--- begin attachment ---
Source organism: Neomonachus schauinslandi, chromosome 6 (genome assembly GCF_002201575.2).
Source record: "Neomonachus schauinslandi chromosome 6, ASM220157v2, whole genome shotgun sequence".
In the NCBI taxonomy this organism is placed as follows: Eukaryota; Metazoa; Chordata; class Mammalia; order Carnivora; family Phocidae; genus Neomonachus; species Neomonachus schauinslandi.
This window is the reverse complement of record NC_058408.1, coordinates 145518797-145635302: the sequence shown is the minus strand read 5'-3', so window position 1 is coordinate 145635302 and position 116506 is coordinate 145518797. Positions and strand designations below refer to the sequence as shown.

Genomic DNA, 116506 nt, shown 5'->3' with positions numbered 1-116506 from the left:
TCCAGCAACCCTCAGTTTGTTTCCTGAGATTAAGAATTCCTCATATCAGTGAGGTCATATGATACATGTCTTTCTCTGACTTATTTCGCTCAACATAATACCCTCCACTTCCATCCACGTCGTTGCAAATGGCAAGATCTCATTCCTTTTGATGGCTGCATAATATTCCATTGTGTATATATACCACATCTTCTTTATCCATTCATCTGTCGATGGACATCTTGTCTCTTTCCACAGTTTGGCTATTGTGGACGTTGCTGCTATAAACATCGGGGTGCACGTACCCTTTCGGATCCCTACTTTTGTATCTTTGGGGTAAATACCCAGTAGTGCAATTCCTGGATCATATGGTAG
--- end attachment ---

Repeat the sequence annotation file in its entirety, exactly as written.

Source organism: Neomonachus schauinslandi, chromosome 6 (genome assembly GCF_002201575.2).
Source record: "Neomonachus schauinslandi chromosome 6, ASM220157v2, whole genome shotgun sequence".
In the NCBI taxonomy this organism is placed as follows: Eukaryota; Metazoa; Chordata; class Mammalia; order Carnivora; family Phocidae; genus Neomonachus; species Neomonachus schauinslandi.
This window is the reverse complement of record NC_058408.1, coordinates 145518797-145635302: the sequence shown is the minus strand read 5'-3', so window position 1 is coordinate 145635302 and position 116506 is coordinate 145518797. Positions and strand designations below refer to the sequence as shown.

Genomic DNA, 116506 nt, shown 5'->3' with positions numbered 1-116506 from the left:
TCCAGCAACCCTCAGTTTGTTTCCTGAGATTAAGAATTCCTCATATCAGTGAGGTCATATGATACATGTCTTTCTCTGACTTATTTCGCTCAACATAATACCCTCCACTTCCATCCACGTCGTTGCAAATGGCAAGATCTCATTCCTTTTGATGGCTGCATAATATTCCATTGTGTATATATACCACATCTTCTTTATCCATTCATCTGTCGATGGACATCTTGTCTCTTTCCACAGTTTGGCTATTGTGGACGTTGCTGCTATAAACATCGGGGTGCACGTACCCTTTCGGATCCCTACTTTTGTATCTTTGGGGTAAATACCCAGTAGTGCAATTCCTGGATCATATGGTAG